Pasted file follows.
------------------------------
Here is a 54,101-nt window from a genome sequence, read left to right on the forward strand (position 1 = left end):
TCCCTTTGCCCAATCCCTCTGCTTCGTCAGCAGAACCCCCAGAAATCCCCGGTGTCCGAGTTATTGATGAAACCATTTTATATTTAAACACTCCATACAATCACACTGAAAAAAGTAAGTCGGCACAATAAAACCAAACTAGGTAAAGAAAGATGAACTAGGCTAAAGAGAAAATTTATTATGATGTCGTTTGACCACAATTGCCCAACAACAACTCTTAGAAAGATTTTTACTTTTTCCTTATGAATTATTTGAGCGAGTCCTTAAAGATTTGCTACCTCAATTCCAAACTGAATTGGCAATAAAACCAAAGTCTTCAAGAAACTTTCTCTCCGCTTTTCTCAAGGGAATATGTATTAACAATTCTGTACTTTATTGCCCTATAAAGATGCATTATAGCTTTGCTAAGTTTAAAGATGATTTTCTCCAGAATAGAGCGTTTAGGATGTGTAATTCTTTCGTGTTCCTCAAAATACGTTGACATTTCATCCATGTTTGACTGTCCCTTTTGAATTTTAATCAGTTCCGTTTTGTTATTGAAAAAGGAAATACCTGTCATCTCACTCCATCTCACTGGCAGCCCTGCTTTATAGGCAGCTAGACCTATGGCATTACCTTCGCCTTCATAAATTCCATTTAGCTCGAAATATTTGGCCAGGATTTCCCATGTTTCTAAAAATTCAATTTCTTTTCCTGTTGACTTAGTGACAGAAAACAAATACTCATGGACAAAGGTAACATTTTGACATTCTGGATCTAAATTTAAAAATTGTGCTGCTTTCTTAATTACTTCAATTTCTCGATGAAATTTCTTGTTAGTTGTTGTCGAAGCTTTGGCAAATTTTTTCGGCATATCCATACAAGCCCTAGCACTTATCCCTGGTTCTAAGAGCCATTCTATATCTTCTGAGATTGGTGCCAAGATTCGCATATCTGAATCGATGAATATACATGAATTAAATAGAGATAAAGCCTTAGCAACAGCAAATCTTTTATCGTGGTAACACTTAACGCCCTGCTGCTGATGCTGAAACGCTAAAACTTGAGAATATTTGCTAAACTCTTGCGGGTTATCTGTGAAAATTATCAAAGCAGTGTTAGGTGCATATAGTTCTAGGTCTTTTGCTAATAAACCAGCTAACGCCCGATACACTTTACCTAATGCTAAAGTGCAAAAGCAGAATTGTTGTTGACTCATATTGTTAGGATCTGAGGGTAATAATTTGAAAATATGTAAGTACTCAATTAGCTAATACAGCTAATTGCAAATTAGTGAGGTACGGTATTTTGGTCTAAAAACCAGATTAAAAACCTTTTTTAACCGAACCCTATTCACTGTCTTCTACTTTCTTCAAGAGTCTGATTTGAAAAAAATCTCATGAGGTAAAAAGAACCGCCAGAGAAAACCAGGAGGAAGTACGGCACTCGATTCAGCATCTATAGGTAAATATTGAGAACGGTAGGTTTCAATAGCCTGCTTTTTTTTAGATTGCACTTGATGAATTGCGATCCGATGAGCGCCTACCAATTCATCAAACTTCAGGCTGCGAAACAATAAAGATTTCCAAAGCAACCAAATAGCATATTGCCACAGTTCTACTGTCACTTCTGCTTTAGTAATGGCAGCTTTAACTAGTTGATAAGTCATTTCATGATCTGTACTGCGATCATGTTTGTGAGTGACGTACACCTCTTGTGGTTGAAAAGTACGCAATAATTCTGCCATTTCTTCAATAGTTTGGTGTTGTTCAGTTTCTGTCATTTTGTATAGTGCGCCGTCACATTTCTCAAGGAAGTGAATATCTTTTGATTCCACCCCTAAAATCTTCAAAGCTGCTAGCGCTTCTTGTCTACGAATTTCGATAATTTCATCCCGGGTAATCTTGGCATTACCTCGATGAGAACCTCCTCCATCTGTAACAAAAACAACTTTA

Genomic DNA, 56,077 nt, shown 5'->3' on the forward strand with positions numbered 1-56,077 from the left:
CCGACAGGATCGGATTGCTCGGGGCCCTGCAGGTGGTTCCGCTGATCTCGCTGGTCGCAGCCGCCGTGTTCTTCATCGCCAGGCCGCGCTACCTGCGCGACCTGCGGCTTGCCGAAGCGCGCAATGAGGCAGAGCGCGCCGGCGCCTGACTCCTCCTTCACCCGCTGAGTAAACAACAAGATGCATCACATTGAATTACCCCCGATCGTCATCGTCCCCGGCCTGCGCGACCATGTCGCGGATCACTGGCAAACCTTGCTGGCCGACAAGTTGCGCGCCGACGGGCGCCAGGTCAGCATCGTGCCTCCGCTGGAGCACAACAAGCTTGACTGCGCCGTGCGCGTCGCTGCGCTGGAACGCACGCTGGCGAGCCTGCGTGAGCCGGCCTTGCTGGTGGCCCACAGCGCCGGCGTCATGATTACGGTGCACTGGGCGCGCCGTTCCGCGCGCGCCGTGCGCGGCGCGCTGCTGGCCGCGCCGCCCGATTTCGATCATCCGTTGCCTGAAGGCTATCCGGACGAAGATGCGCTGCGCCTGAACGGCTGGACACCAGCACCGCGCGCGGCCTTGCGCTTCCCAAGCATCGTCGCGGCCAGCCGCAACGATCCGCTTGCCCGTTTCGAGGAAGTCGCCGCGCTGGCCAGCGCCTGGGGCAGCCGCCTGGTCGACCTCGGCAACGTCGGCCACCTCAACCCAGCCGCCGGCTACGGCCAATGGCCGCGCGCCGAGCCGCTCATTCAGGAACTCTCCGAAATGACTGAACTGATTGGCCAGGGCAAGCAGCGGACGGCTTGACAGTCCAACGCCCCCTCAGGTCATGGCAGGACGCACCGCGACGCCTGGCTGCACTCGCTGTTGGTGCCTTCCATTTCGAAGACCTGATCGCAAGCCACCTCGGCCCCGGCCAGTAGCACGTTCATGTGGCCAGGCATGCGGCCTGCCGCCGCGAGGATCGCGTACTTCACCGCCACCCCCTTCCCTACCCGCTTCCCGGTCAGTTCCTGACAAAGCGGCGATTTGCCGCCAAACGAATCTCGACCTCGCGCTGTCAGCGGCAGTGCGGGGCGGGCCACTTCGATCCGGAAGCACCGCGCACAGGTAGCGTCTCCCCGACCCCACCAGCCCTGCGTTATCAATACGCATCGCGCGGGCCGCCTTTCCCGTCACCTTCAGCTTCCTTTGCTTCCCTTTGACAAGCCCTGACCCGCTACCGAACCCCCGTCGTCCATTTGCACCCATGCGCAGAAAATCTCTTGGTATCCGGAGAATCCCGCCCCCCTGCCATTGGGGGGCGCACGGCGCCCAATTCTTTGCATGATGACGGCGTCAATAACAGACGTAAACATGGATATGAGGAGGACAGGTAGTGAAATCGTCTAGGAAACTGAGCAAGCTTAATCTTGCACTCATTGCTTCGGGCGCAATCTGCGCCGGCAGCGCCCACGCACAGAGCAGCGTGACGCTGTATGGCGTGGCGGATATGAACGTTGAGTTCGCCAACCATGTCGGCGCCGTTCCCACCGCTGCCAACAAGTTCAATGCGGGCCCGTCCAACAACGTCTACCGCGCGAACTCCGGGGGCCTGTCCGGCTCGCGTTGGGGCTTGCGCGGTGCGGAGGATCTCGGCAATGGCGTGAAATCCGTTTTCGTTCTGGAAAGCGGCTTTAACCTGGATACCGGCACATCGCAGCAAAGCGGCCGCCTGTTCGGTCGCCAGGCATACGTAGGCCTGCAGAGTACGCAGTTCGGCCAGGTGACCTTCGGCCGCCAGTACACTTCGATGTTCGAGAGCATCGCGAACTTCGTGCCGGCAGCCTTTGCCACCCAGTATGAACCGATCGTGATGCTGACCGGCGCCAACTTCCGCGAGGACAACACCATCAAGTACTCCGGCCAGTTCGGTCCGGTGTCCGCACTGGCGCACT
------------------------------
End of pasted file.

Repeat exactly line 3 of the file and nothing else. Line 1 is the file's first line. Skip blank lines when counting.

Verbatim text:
Genomic DNA, 56,077 nt, shown 5'->3' on the forward strand with positions numbered 1-56,077 from the left: